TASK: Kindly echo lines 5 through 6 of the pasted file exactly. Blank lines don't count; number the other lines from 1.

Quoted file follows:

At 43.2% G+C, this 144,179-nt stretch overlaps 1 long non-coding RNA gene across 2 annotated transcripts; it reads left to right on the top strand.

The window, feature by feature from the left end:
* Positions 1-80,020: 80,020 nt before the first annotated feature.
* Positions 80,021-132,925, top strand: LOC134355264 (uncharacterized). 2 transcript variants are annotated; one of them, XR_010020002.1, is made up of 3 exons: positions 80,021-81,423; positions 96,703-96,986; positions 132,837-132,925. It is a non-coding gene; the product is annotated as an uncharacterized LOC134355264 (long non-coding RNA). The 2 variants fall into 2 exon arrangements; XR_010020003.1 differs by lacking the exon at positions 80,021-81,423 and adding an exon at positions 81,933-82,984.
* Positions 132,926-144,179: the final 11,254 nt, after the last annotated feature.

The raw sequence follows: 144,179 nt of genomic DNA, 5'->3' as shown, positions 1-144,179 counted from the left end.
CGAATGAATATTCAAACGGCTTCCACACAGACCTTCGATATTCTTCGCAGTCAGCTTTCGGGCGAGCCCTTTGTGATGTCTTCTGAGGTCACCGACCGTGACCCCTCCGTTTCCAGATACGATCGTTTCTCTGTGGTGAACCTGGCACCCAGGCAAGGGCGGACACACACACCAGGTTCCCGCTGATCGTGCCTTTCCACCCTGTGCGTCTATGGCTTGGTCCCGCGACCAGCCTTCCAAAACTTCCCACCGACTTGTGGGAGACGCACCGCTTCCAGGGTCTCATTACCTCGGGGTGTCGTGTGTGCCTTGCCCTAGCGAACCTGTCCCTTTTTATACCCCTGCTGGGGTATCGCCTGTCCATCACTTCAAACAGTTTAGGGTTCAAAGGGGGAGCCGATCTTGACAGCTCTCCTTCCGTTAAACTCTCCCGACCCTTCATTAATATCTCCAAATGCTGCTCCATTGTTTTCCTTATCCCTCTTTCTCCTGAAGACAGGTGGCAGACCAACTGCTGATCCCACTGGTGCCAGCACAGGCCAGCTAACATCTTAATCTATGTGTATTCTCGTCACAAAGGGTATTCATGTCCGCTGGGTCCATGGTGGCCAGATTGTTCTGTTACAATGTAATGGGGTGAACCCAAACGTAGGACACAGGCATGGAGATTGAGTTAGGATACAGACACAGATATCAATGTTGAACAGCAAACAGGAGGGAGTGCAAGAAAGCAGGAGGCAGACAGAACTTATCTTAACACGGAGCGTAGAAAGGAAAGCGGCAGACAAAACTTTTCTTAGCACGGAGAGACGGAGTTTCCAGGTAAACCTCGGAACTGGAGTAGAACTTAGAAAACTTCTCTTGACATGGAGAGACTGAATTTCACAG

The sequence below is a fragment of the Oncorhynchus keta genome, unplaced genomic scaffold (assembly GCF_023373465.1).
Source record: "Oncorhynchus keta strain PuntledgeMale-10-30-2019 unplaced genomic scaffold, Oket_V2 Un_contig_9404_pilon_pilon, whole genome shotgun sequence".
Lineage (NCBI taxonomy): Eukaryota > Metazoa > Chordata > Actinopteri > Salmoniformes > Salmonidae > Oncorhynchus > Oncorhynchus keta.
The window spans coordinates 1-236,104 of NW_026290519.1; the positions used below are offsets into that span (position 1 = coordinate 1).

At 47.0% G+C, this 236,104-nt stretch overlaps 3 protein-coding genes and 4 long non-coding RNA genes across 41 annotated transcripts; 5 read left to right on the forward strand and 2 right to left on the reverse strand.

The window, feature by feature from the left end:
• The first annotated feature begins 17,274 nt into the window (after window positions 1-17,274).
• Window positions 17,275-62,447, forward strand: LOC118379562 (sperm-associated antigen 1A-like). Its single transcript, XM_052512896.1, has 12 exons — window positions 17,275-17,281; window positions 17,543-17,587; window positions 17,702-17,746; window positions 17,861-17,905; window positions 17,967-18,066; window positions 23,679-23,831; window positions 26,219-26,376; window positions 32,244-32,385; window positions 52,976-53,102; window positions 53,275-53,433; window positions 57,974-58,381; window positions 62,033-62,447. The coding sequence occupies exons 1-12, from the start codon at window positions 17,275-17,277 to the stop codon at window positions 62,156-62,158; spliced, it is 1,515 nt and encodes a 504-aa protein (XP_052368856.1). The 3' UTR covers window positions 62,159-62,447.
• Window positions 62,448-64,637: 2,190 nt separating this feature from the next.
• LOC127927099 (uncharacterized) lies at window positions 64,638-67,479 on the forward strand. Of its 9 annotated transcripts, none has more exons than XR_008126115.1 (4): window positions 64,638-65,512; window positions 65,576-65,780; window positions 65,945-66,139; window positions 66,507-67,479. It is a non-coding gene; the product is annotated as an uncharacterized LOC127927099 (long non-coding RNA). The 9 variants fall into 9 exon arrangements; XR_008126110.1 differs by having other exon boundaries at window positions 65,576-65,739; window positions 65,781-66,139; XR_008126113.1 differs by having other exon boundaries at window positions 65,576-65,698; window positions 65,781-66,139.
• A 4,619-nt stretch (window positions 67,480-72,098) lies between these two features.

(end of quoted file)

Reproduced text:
* Positions 132,926-144,179: the final 11,254 nt, after the last annotated feature.

The raw sequence follows: 144,179 nt of genomic DNA, 5'->3' as shown, positions 1-144,179 counted from the left end.